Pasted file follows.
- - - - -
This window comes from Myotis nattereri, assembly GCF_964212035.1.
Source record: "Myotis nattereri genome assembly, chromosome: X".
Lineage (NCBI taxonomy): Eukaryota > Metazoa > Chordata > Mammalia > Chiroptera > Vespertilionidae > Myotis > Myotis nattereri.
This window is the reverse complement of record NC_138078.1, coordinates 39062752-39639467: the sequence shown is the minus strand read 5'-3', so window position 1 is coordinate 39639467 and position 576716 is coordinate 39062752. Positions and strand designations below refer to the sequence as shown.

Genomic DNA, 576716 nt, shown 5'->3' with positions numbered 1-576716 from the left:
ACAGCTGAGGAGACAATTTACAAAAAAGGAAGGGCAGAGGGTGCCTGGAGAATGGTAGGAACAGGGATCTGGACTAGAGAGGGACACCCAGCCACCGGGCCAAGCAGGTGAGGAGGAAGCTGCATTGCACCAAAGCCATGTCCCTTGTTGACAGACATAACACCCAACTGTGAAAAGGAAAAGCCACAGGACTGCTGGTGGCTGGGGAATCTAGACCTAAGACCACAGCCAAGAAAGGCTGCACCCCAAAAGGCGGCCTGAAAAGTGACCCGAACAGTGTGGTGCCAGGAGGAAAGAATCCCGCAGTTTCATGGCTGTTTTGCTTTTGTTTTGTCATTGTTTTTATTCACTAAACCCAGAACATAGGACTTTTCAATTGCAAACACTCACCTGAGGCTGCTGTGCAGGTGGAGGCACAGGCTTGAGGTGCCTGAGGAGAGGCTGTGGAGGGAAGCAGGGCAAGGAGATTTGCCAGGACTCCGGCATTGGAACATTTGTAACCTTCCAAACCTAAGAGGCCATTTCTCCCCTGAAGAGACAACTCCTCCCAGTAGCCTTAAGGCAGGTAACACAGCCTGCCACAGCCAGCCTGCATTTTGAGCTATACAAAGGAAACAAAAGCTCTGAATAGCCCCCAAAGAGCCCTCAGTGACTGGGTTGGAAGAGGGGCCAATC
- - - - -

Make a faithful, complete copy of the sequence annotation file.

This window comes from Myotis nattereri, assembly GCF_964212035.1.
Source record: "Myotis nattereri genome assembly, chromosome: X".
Lineage (NCBI taxonomy): Eukaryota > Metazoa > Chordata > Mammalia > Chiroptera > Vespertilionidae > Myotis > Myotis nattereri.
This window is the reverse complement of record NC_138078.1, coordinates 39062752-39639467: the sequence shown is the minus strand read 5'-3', so window position 1 is coordinate 39639467 and position 576716 is coordinate 39062752. Positions and strand designations below refer to the sequence as shown.

Genomic DNA, 576716 nt, shown 5'->3' with positions numbered 1-576716 from the left:
ACAGCTGAGGAGACAATTTACAAAAAAGGAAGGGCAGAGGGTGCCTGGAGAATGGTAGGAACAGGGATCTGGACTAGAGAGGGACACCCAGCCACCGGGCCAAGCAGGTGAGGAGGAAGCTGCATTGCACCAAAGCCATGTCCCTTGTTGACAGACATAACACCCAACTGTGAAAAGGAAAAGCCACAGGACTGCTGGTGGCTGGGGAATCTAGACCTAAGACCACAGCCAAGAAAGGCTGCACCCCAAAAGGCGGCCTGAAAAGTGACCCGAACAGTGTGGTGCCAGGAGGAAAGAATCCCGCAGTTTCATGGCTGTTTTGCTTTTGTTTTGTCATTGTTTTTATTCACTAAACCCAGAACATAGGACTTTTCAATTGCAAACACTCACCTGAGGCTGCTGTGCAGGTGGAGGCACAGGCTTGAGGTGCCTGAGGAGAGGCTGTGGAGGGAAGCAGGGCAAGGAGATTTGCCAGGACTCCGGCATTGGAACATTTGTAACCTTCCAAACCTAAGAGGCCATTTCTCCCCTGAAGAGACAACTCCTCCCAGTAGCCTTAAGGCAGGTAACACAGCCTGCCACAGCCAGCCTGCATTTTGAGCTATACAAAGGAAACAAAAGCTCTGAATAGCCCCCAAAGAGCCCTCAGTGACTGGGTTGGAAGAGGGGCCAATC